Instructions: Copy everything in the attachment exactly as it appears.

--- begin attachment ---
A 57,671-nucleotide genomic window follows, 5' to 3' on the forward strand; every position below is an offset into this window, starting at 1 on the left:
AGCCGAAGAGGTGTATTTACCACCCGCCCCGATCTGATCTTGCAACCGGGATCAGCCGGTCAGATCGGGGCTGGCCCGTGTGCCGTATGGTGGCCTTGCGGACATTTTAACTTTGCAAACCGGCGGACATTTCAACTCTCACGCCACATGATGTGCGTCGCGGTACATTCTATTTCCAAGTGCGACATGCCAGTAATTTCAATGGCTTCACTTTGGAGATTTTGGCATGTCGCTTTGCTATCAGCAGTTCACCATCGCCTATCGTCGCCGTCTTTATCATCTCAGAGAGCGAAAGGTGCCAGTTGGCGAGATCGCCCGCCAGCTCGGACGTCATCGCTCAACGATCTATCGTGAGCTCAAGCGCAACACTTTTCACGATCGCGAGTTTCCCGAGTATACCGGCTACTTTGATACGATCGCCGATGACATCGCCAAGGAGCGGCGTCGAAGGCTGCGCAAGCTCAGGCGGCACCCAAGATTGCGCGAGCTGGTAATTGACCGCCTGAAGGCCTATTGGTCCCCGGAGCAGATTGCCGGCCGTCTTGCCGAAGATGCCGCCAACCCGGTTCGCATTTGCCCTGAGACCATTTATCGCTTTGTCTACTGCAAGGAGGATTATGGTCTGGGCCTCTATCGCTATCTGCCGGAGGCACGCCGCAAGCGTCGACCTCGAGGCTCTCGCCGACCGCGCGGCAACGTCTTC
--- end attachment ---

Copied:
A 57,671-nucleotide genomic window follows, 5' to 3' on the forward strand; every position below is an offset into this window, starting at 1 on the left:
AGCCGAAGAGGTGTATTTACCACCCGCCCCGATCTGATCTTGCAACCGGGATCAGCCGGTCAGATCGGGGCTGGCCCGTGTGCCGTATGGTGGCCTTGCGGACATTTTAACTTTGCAAACCGGCGGACATTTCAACTCTCACGCCACATGATGTGCGTCGCGGTACATTCTATTTCCAAGTGCGACATGCCAGTAATTTCAATGGCTTCACTTTGGAGATTTTGGCATGTCGCTTTGCTATCAGCAGTTCACCATCGCCTATCGTCGCCGTCTTTATCATCTCAGAGAGCGAAAGGTGCCAGTTGGCGAGATCGCCCGCCAGCTCGGACGTCATCGCTCAACGATCTATCGTGAGCTCAAGCGCAACACTTTTCACGATCGCGAGTTTCCCGAGTATACCGGCTACTTTGATACGATCGCCGATGACATCGCCAAGGAGCGGCGTCGAAGGCTGCGCAAGCTCAGGCGGCACCCAAGATTGCGCGAGCTGGTAATTGACCGCCTGAAGGCCTATTGGTCCCCGGAGCAGATTGCCGGCCGTCTTGCCGAAGATGCCGCCAACCCGGTTCGCATTTGCCCTGAGACCATTTATCGCTTTGTCTACTGCAAGGAGGATTATGGTCTGGGCCTCTATCGCTATCTGCCGGAGGCACGCCGCAAGCGTCGACCTCGAGGCTCTCGCCGACCGCGCGGCAACGTCTTC